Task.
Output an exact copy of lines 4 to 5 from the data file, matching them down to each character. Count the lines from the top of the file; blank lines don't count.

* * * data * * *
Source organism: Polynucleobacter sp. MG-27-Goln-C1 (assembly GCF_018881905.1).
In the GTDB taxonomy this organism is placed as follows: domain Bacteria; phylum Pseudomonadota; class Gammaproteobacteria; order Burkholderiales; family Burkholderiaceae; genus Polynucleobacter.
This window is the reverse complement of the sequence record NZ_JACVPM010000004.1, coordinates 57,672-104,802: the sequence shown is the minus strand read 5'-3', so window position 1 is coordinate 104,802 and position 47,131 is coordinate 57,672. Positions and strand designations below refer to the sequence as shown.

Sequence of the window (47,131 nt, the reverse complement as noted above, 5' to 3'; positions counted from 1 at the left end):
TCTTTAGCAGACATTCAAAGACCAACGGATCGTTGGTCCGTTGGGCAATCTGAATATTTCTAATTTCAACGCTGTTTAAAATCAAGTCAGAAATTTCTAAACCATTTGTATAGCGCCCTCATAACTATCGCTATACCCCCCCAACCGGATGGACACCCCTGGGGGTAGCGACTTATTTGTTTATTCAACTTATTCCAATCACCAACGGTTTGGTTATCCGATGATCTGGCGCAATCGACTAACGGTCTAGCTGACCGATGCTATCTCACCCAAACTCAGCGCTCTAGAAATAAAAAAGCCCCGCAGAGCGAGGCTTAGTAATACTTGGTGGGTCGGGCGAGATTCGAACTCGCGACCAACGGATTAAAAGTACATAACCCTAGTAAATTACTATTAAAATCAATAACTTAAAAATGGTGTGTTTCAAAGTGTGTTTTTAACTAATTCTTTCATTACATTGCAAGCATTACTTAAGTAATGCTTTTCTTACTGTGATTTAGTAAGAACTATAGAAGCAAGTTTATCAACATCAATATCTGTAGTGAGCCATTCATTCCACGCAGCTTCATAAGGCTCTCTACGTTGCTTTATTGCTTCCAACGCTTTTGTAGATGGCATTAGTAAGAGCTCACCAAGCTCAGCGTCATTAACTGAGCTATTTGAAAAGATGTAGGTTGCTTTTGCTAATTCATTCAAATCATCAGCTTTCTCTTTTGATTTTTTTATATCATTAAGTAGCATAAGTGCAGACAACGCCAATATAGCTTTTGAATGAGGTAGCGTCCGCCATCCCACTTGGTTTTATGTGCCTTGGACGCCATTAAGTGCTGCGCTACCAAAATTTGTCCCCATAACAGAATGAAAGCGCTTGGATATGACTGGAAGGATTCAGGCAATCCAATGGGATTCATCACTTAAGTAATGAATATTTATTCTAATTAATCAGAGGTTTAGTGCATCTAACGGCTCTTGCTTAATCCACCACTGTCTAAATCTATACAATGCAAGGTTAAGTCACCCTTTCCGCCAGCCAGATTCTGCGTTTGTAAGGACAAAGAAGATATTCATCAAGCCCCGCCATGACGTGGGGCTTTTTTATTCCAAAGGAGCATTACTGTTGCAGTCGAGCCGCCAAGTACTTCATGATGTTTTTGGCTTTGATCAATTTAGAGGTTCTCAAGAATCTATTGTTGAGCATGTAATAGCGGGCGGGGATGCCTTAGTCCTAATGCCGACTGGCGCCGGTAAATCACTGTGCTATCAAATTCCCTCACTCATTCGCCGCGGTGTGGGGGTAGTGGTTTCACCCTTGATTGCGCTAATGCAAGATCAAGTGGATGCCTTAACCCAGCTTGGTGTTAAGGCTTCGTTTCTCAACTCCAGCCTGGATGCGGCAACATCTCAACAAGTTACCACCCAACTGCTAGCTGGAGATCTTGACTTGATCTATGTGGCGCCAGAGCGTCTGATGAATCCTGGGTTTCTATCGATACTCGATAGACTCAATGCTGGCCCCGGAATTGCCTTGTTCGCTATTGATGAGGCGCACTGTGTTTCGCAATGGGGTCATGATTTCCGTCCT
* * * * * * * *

Sequence of the window (47,131 nt, the reverse complement as noted above, 5' to 3'; positions counted from 1 at the left end):
TCTTTAGCAGACATTCAAAGACCAACGGATCGTTGGTCCGTTGGGCAATCTGAATATTTCTAATTTCAACGCTGTTTAAAATCAAGTCAGAAATTTCTAAACCATTTGTATAGCGCCCTCATAACTATCGCTATACCCCCCCAACCGGATGGACACCCCTGGGGGTAGCGACTTATTTGTTTATTCAACTTATTCCAATCACCAACGGTTTGGTTATCCGATGATCTGGCGCAATCGACTAACGGTCTAGCTGACCGATGCTATCTCACCCAAACTCAGCGCTCTAGAAATAAAAAAGCCCCGCAGAGCGAGGCTTAGTAATACTTGGTGGGTCGGGCGAGATTCGAACTCGCGACCAACGGATTAAAAGTACATAACCCTAGTAAATTACTATTAAAATCAATAACTTAAAAATGGTGTGTTTCAAAGTGTGTTTTTAACTAATTCTTTCATTACATTGCAAGCATTACTTAAGTAATGCTTTTCTTACTGTGATTTAGTAAGAACTATAGAAGCAAGTTTATCAACATCAATATCTGTAGTGAGCCATTCATTCCACGCAGCTTCATAAGGCTCTCTACGTTGCTTTATTGCTTCCAACGCTTTTGTAGATGGCATTAGTAAGAGCTCACCAAGCTCAGCGTCATTAACTGAGCTATTTGAAAAGATGTAGGTTGCTTTTGCTAATTCATTCAAATCATCAGCTTTCTCTTTTGATTTTTTTATATCATTAAGTAGCATAAGTGCAGACAACGCCAATATAGCTTTTGAATGAGGTAGCGTCCGCCATCCCACTTGGTTTTATGTGCCTTGGACGCCATTAAGTGCTGCGCTACCAAAATTTGTCCCCATAACAGAATGAAAGCGCTTGGATATGACTGGAAGGATTCAGGCAATCCAATGGGATTCATCACTTAAGTAATGAATATTTATTCTAATTAATCAGAGGTTTAGTGCATCTAACGGCTCTTGCTTAATCCACCACTGTCTAAATCTATACAATGCAAGGTTAAGTCACCCTTTCCGCCAGCCAGATTCTGCGTTTGTAAGGACAAAGAAGATATTCATCAAGCCCCGCCATGACGTGGGGCTTTTTTATTCCAAAGGAGCATTACTGTTGCAGTCGAGCCGCCAAGTACTTCATGATGTTTTTGGCTTTGATCAATTTAGAGGTTCTCAAGAATCTATTGTTGAGCATGTAATAGCGGGCGGGGATGCCTTAGTCCTAATGCCGACTGGCGCCGGTAAATCACTGTGCTATCAAATTCCCTCACTCATTCGCCGCGGTGTGGGGGTAGTGGTTTCACCCTTGATTGCGCTAATGCAAGATCAAGTGGATGCCTTAACCCAGCTTGGTGTTAAGGCTTCGTTTCTCAACTCCAGCCTGGATGCGGCAACATCTCAACAAGTTACCACCCAACTGCTAGCTGGAGATCTTGACTTGATCTATGTGGCGCCAGAGCGTCTGATGAATCCTGGGTTTCTATCGATACTCGATAGACTCAATGCTGGCCCCGGAATTGCCTTGTTCGCTATTGATGAGGCGCACTGTGTTTCGCAATGGGGTCATGATTTCCGTCCT